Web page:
King's College London

Research portal

Cardiac magnetic resonance and electroanatomical mapping of acute and chronic atrial ablation injury: a histological validation study

Research output: Contribution to journalArticlepeer-review

Original languageEnglish
Pages (from-to)1486–1495
JournalEuropean Heart Journal
Volume35
Issue number22
Early online date12 Jan 2014
DOIs
Accepted/In press4 Dec 2013
E-pub ahead of print12 Jan 2014
Published7 Jun 2014

King's Authors

Abstract

Aims
To provide a comprehensive histopathological validation of cardiac magnetic resonance (CMR) and endocardial voltage mapping of acute and chronic atrial ablation injury.

Methods and results
16 pigs underwent pre-ablation T2-weighted (T2W) and late gadolinium enhancement (LGE) CMR and high-density voltage mapping of the right atrium (RA) and both were repeated after intercaval linear radiofrequency ablation. Eight pigs were sacrificed following the procedure for pathological examination. A further eight pigs were recovered for 8 weeks, before chronic CMR, repeat RA voltage mapping and pathological examination. Signal intensity (SI) thresholds from 0 to 15 SD above a reference SI were used to segment the RA in CMR images and segmentations compared with real lesion volumes.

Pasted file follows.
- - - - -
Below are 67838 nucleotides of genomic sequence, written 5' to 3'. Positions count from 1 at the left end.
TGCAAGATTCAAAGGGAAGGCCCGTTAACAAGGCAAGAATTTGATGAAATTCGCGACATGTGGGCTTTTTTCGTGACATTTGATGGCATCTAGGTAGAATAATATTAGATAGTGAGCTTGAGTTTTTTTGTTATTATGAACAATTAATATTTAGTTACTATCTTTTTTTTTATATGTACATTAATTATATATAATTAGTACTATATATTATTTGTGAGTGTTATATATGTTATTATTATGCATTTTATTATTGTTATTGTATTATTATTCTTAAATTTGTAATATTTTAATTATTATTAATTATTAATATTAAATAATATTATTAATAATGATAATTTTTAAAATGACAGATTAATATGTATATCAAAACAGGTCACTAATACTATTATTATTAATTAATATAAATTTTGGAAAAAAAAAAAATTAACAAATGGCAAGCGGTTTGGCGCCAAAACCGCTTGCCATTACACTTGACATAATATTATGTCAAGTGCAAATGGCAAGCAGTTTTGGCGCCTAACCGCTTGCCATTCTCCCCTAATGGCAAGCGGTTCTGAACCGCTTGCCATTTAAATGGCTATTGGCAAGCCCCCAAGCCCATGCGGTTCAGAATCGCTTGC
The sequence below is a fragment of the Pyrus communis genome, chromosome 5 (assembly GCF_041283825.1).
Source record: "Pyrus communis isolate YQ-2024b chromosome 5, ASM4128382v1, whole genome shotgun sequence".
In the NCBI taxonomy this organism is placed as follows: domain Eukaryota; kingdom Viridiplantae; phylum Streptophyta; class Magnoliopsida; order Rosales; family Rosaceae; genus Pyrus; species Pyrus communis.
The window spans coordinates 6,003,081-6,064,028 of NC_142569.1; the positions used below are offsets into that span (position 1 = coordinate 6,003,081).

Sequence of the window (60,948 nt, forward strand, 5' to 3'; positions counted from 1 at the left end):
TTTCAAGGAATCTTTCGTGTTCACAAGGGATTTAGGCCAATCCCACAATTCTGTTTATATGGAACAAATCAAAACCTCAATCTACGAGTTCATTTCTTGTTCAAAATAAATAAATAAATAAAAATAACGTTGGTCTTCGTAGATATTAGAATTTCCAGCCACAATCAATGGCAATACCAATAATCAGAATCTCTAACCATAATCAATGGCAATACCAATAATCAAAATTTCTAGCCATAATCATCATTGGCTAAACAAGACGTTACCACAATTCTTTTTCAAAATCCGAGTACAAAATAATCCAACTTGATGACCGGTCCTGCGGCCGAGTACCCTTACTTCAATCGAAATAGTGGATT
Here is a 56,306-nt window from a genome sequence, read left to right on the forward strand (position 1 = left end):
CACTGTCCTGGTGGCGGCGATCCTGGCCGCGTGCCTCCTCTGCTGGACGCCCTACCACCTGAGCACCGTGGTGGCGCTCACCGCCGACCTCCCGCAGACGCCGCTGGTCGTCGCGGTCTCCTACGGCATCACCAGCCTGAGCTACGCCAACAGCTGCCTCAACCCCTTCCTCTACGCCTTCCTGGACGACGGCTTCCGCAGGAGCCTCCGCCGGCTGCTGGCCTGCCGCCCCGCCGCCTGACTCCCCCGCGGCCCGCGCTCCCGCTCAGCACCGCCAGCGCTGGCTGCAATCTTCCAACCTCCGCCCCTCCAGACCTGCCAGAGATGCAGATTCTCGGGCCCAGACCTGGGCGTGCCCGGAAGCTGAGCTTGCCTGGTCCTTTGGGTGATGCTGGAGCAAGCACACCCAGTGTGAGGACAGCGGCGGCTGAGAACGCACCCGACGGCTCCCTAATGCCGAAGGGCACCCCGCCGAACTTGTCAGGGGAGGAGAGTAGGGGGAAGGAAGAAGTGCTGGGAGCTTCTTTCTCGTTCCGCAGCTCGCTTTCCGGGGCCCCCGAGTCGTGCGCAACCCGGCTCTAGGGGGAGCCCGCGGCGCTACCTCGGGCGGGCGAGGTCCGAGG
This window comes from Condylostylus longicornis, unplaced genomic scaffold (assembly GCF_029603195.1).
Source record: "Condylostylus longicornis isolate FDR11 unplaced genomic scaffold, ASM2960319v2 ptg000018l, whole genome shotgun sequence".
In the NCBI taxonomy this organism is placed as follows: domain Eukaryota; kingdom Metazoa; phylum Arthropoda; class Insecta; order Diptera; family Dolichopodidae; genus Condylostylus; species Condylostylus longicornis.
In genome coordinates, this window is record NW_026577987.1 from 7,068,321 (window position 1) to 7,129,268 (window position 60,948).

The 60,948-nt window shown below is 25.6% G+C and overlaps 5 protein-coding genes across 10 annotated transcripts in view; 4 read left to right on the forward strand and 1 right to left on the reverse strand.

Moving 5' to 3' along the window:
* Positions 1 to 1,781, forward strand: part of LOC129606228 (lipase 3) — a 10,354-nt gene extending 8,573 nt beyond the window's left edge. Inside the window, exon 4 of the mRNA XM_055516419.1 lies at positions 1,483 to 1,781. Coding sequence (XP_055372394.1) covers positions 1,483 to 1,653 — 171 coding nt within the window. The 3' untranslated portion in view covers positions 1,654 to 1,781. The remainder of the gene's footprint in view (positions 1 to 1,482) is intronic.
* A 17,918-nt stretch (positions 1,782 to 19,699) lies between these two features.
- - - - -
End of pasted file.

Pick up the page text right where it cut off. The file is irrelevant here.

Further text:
The SI thresholds that best approximated histological volumes were 2.3 SD for LGE post-ablation, 14.5 SD for T2W post-ablation and 3.3 SD for LGE chronically. T2-weighted chronically always underestimated lesion volume. Acute histology showed transmural injury with coagulative necrosis. Chronic histology showed transmural fibrous scar. The mean voltage at the centre of the ablation line was 3.3 mV pre-ablation, 0.6 mV immediately post-ablation, and 0.3 mV chronically.

ConclusionThis study presents the first histopathological validation of CMR and endocardial voltage mapping to define acute and chronic atrial ablation injury, including SI thresholds that best match histological lesion volumes. An understanding of these thresholds may allow a more informed assessment of the underlying atrial substrate immediately after ablation and before repeat catheter ablation for atrial arrhythmias.

View graph of relations

© 2020 King's College London | Strand | London WC2R 2LS | England | United Kingdom | Tel +44 (0)20 7836 5454